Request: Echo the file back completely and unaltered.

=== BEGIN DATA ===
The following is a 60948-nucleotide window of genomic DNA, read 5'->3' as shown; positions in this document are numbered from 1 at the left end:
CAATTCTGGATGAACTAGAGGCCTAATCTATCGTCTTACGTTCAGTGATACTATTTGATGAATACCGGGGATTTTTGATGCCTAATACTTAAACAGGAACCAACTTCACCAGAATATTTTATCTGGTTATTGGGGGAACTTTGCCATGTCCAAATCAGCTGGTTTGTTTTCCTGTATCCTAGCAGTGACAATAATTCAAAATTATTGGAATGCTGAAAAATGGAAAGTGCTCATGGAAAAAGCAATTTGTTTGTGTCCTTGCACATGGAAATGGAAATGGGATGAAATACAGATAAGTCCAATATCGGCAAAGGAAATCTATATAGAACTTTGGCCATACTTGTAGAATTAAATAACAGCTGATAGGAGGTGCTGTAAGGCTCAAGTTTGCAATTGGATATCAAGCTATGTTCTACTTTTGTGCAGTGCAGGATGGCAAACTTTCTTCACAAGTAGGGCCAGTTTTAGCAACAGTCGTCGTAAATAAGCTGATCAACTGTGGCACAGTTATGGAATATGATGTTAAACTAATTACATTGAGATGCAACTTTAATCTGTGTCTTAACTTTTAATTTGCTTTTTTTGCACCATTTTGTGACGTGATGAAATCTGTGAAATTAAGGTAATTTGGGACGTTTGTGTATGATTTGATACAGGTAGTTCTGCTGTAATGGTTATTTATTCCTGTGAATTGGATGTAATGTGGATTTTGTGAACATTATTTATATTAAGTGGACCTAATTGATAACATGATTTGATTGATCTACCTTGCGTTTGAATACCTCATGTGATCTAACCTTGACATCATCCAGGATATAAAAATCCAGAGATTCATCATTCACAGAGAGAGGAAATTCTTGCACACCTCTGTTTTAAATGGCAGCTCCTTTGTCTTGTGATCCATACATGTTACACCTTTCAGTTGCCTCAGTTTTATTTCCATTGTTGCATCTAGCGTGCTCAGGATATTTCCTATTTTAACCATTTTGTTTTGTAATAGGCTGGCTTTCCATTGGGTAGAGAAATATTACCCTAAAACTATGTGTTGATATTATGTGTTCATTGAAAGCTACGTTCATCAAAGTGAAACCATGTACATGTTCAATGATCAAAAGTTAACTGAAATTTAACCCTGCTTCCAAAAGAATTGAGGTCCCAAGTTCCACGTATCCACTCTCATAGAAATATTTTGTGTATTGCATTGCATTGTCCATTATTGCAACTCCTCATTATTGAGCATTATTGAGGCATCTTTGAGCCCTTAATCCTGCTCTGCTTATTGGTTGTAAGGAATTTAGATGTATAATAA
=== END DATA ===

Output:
The following is a 60948-nucleotide window of genomic DNA, read 5'->3' as shown; positions in this document are numbered from 1 at the left end:
CAATTCTGGATGAACTAGAGGCCTAATCTATCGTCTTACGTTCAGTGATACTATTTGATGAATACCGGGGATTTTTGATGCCTAATACTTAAACAGGAACCAACTTCACCAGAATATTTTATCTGGTTATTGGGGGAACTTTGCCATGTCCAAATCAGCTGGTTTGTTTTCCTGTATCCTAGCAGTGACAATAATTCAAAATTATTGGAATGCTGAAAAATGGAAAGTGCTCATGGAAAAAGCAATTTGTTTGTGTCCTTGCACATGGAAATGGAAATGGGATGAAATACAGATAAGTCCAATATCGGCAAAGGAAATCTATATAGAACTTTGGCCATACTTGTAGAATTAAATAACAGCTGATAGGAGGTGCTGTAAGGCTCAAGTTTGCAATTGGATATCAAGCTATGTTCTACTTTTGTGCAGTGCAGGATGGCAAACTTTCTTCACAAGTAGGGCCAGTTTTAGCAACAGTCGTCGTAAATAAGCTGATCAACTGTGGCACAGTTATGGAATATGATGTTAAACTAATTACATTGAGATGCAACTTTAATCTGTGTCTTAACTTTTAATTTGCTTTTTTTGCACCATTTTGTGACGTGATGAAATCTGTGAAATTAAGGTAATTTGGGACGTTTGTGTATGATTTGATACAGGTAGTTCTGCTGTAATGGTTATTTATTCCTGTGAATTGGATGTAATGTGGATTTTGTGAACATTATTTATATTAAGTGGACCTAATTGATAACATGATTTGATTGATCTACCTTGCGTTTGAATACCTCATGTGATCTAACCTTGACATCATCCAGGATATAAAAATCCAGAGATTCATCATTCACAGAGAGAGGAAATTCTTGCACACCTCTGTTTTAAATGGCAGCTCCTTTGTCTTGTGATCCATACATGTTACACCTTTCAGTTGCCTCAGTTTTATTTCCATTGTTGCATCTAGCGTGCTCAGGATATTTCCTATTTTAACCATTTTGTTTTGTAATAGGCTGGCTTTCCATTGGGTAGAGAAATATTACCCTAAAACTATGTGTTGATATTATGTGTTCATTGAAAGCTACGTTCATCAAAGTGAAACCATGTACATGTTCAATGATCAAAAGTTAACTGAAATTTAACCCTGCTTCCAAAAGAATTGAGGTCCCAAGTTCCACGTATCCACTCTCATAGAAATATTTTGTGTATTGCATTGCATTGTCCATTATTGCAACTCCTCATTATTGAGCATTATTGAGGCATCTTTGAGCCCTTAATCCTGCTCTGCTTATTGGTTGTAAGGAATTTAGATGTATAATAA